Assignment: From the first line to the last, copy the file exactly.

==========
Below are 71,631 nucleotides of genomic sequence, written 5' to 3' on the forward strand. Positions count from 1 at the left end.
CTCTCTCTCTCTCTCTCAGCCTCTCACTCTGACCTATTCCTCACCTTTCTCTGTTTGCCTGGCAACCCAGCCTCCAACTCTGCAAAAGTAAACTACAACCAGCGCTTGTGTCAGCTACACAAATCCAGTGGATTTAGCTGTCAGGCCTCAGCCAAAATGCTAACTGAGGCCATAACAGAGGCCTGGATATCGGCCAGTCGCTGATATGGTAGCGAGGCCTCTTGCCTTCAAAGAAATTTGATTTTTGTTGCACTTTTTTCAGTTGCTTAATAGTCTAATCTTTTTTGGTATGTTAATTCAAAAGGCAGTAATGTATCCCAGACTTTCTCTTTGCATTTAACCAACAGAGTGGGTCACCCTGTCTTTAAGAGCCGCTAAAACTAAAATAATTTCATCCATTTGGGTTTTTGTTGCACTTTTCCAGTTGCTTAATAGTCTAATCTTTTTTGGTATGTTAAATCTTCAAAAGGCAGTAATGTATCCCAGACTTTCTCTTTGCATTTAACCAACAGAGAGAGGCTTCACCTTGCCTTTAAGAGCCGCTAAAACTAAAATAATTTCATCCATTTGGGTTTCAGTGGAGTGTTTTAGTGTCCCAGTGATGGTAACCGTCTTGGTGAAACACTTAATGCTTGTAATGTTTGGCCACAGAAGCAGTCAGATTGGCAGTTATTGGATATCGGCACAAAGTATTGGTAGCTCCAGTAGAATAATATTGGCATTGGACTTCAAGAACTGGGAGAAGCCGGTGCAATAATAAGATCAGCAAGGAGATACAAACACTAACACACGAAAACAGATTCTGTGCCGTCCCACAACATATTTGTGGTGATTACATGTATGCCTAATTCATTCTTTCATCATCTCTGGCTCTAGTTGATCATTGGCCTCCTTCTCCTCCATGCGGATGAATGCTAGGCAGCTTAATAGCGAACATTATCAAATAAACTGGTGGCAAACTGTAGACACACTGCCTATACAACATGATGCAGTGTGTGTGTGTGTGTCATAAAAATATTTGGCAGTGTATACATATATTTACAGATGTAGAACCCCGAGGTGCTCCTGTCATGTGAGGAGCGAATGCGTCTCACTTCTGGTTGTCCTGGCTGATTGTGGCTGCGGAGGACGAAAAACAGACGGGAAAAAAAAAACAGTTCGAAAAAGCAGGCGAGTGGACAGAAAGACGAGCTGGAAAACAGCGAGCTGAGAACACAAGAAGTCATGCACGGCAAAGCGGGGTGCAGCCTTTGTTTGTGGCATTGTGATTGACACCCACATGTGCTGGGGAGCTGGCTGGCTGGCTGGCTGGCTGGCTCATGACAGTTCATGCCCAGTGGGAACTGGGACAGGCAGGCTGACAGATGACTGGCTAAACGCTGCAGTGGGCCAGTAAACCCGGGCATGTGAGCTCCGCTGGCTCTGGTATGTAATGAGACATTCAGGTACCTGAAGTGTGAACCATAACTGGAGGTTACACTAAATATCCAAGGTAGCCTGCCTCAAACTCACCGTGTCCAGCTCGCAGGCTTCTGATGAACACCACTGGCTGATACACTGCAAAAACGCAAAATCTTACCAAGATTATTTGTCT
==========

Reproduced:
Below are 71,631 nucleotides of genomic sequence, written 5' to 3' on the forward strand. Positions count from 1 at the left end.
CTCTCTCTCTCTCTCTCAGCCTCTCACTCTGACCTATTCCTCACCTTTCTCTGTTTGCCTGGCAACCCAGCCTCCAACTCTGCAAAAGTAAACTACAACCAGCGCTTGTGTCAGCTACACAAATCCAGTGGATTTAGCTGTCAGGCCTCAGCCAAAATGCTAACTGAGGCCATAACAGAGGCCTGGATATCGGCCAGTCGCTGATATGGTAGCGAGGCCTCTTGCCTTCAAAGAAATTTGATTTTTGTTGCACTTTTTTCAGTTGCTTAATAGTCTAATCTTTTTTGGTATGTTAATTCAAAAGGCAGTAATGTATCCCAGACTTTCTCTTTGCATTTAACCAACAGAGTGGGTCACCCTGTCTTTAAGAGCCGCTAAAACTAAAATAATTTCATCCATTTGGGTTTTTGTTGCACTTTTCCAGTTGCTTAATAGTCTAATCTTTTTTGGTATGTTAAATCTTCAAAAGGCAGTAATGTATCCCAGACTTTCTCTTTGCATTTAACCAACAGAGAGAGGCTTCACCTTGCCTTTAAGAGCCGCTAAAACTAAAATAATTTCATCCATTTGGGTTTCAGTGGAGTGTTTTAGTGTCCCAGTGATGGTAACCGTCTTGGTGAAACACTTAATGCTTGTAATGTTTGGCCACAGAAGCAGTCAGATTGGCAGTTATTGGATATCGGCACAAAGTATTGGTAGCTCCAGTAGAATAATATTGGCATTGGACTTCAAGAACTGGGAGAAGCCGGTGCAATAATAAGATCAGCAAGGAGATACAAACACTAACACACGAAAACAGATTCTGTGCCGTCCCACAACATATTTGTGGTGATTACATGTATGCCTAATTCATTCTTTCATCATCTCTGGCTCTAGTTGATCATTGGCCTCCTTCTCCTCCATGCGGATGAATGCTAGGCAGCTTAATAGCGAACATTATCAAATAAACTGGTGGCAAACTGTAGACACACTGCCTATACAACATGATGCAGTGTGTGTGTGTGTGTCATAAAAATATTTGGCAGTGTATACATATATTTACAGATGTAGAACCCCGAGGTGCTCCTGTCATGTGAGGAGCGAATGCGTCTCACTTCTGGTTGTCCTGGCTGATTGTGGCTGCGGAGGACGAAAAACAGACGGGAAAAAAAAAACAGTTCGAAAAAGCAGGCGAGTGGACAGAAAGACGAGCTGGAAAACAGCGAGCTGAGAACACAAGAAGTCATGCACGGCAAAGCGGGGTGCAGCCTTTGTTTGTGGCATTGTGATTGACACCCACATGTGCTGGGGAGCTGGCTGGCTGGCTGGCTGGCTGGCTCATGACAGTTCATGCCCAGTGGGAACTGGGACAGGCAGGCTGACAGATGACTGGCTAAACGCTGCAGTGGGCCAGTAAACCCGGGCATGTGAGCTCCGCTGGCTCTGGTATGTAATGAGACATTCAGGTACCTGAAGTGTGAACCATAACTGGAGGTTACACTAAATATCCAAGGTAGCCTGCCTCAAACTCACCGTGTCCAGCTCGCAGGCTTCTGATGAACACCACTGGCTGATACACTGCAAAAACGCAAAATCTTACCAAGATTATTTGTCT